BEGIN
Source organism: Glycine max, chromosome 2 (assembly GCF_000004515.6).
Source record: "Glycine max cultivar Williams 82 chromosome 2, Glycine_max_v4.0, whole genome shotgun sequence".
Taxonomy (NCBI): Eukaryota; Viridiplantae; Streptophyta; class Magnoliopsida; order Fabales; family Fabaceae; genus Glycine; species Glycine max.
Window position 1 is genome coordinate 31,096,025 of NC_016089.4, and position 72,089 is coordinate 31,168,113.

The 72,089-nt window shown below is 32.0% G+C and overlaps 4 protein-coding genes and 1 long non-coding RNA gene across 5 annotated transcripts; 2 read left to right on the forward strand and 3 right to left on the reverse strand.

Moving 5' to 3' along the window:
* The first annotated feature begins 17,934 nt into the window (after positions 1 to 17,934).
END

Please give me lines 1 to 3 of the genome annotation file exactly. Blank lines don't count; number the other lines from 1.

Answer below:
Source organism: Glycine max, chromosome 2 (assembly GCF_000004515.6).
Source record: "Glycine max cultivar Williams 82 chromosome 2, Glycine_max_v4.0, whole genome shotgun sequence".
Taxonomy (NCBI): Eukaryota; Viridiplantae; Streptophyta; class Magnoliopsida; order Fabales; family Fabaceae; genus Glycine; species Glycine max.